Our results showed that females that spent seven days longer in torpor (treatment group) gave birth to offspring an average of four days later than the control group. This suggests that they shortened the gestation period by two to three days in order to allow the juveniles to develop for longer during the optimal summer season with its rich food resources. In the greater horseshoe bat Rhinolophus ferrumequinum, pups born earlier are more likely to survive, increasing selection pressure to give birth to pups as early as possible . This ability of female bats to manipulate the length of gestation has been known for some time , and a wide range of gestation lengths have now been recorded [13, 18, 28]. Indeed, our own estimation of 49-days, obtained under standard laboratory conditions with unlimited food and favourable temperatures, is similar to that calculated by . The estimation of gestation length depends on two main factors, i.e. time of arousal from hibernation (as mentioned above) and subsequent environmental conditions. These factors are especially pronounced in temperate bat species as their offspring must grow quickly during the short warm season and accumulate resources to survive the winter . On the other hand, it can be difficult to accurately determine time of natural ovulation in vespertilionid bats due to their use of sperm storage and delayed ovulation. In this study, we simply defined gestation length as the number of days between the end of hibernation (transfer to captivity) and the date of parturition (see [25, 53]). Unfortunately, there may be an element of bias in this estimation as we do not know the life history of the bats before they were transferred from their destroyed hibernation roost at the end of March. For example, the females may already have left the hibernaculum during warm nights and ovulation may have already occurred before the defined end of hibernation.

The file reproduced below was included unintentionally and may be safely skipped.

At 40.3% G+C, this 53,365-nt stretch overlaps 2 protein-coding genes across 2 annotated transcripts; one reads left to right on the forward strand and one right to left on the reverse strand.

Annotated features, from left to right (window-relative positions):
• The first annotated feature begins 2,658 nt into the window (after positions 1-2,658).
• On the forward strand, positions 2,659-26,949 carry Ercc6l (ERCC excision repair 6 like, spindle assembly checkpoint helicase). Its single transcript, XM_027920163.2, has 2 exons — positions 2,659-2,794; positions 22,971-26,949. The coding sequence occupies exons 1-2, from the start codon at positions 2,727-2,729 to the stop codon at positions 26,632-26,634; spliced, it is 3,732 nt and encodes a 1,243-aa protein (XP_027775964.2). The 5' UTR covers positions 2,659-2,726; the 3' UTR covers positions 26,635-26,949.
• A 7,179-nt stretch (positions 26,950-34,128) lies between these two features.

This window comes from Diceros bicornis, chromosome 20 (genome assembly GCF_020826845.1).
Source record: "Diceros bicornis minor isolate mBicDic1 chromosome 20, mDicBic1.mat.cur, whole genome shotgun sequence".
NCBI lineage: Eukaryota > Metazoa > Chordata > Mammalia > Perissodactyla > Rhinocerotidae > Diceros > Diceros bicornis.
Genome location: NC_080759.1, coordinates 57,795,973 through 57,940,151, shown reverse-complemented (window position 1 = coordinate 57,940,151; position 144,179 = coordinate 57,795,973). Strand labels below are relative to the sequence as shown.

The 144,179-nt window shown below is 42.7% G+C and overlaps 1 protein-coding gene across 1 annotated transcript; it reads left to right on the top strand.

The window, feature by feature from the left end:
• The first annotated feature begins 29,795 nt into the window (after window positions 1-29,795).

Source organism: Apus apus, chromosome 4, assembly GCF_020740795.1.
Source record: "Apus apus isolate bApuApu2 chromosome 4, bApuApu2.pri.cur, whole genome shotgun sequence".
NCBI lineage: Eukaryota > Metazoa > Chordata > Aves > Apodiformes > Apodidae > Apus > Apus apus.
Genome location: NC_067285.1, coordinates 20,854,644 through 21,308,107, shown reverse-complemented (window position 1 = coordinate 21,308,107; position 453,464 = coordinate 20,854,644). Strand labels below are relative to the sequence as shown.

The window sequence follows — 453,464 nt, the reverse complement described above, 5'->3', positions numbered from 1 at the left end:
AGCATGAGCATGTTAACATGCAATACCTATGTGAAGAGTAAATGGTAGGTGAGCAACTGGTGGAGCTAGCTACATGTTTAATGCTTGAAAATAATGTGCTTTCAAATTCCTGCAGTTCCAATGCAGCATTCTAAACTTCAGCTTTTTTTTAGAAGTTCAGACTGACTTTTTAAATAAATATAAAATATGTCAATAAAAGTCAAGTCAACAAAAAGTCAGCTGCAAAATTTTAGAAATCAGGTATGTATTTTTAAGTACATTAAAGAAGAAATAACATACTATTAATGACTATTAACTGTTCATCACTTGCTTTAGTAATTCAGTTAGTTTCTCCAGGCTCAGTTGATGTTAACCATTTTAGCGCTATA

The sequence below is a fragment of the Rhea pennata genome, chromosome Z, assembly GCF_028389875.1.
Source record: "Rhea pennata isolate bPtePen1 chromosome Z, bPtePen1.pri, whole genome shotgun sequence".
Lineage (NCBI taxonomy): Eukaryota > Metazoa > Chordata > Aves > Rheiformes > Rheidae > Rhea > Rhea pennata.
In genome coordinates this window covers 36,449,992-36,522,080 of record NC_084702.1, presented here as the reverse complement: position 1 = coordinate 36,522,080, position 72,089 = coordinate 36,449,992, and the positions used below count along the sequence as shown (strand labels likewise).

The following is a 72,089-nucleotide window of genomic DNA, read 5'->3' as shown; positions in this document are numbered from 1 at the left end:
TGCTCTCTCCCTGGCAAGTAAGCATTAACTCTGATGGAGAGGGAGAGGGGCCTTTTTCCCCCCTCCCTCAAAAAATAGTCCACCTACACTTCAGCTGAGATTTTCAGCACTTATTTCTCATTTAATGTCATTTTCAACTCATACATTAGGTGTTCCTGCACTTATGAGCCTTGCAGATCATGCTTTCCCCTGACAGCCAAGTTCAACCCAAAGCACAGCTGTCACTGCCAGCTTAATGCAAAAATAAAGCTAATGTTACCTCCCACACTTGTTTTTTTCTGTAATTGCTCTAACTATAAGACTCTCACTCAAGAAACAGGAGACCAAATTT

In bats, episodes of daily torpor under sub-optimal roosting conditions or periods of adverse weather will prolong gestation and delay parturition [25, 51], though the length of gestation is species specific and relatively stable in mammals . The use of daily torpor and pregnancy are usually considered to be mutually exclusive processes, however their simultaneous occurrence is described in an increasing number of mammalian species . In pregnant P. pipistrellus, it has been shown that the mean length of gestation is extended by induction of torpor at different stages during pregnancy, and that this extension is in good agreement with the period of torpor [51, 56]. Females will adopt such thermoregulatory behaviours during the gestation period in order to optimise juvenile development . Under natural conditions, free-living reproductive bats tend to avoid torpor, especially long, deep bouts, while non-reproductive individuals do not . Pregnant females may also fall into shallower and shorter bouts of torpor and maintain a higher body temperature [58, 59]. In our own study, where conditions were favourable (stable ambient temperature and food supply), there was no need for the females to utilise torpor at all. As such, we assume that the estimated gestation length is standard for N. noctula and that females optimise their behaviour to keep the length of the gestation as close to optimal as possible.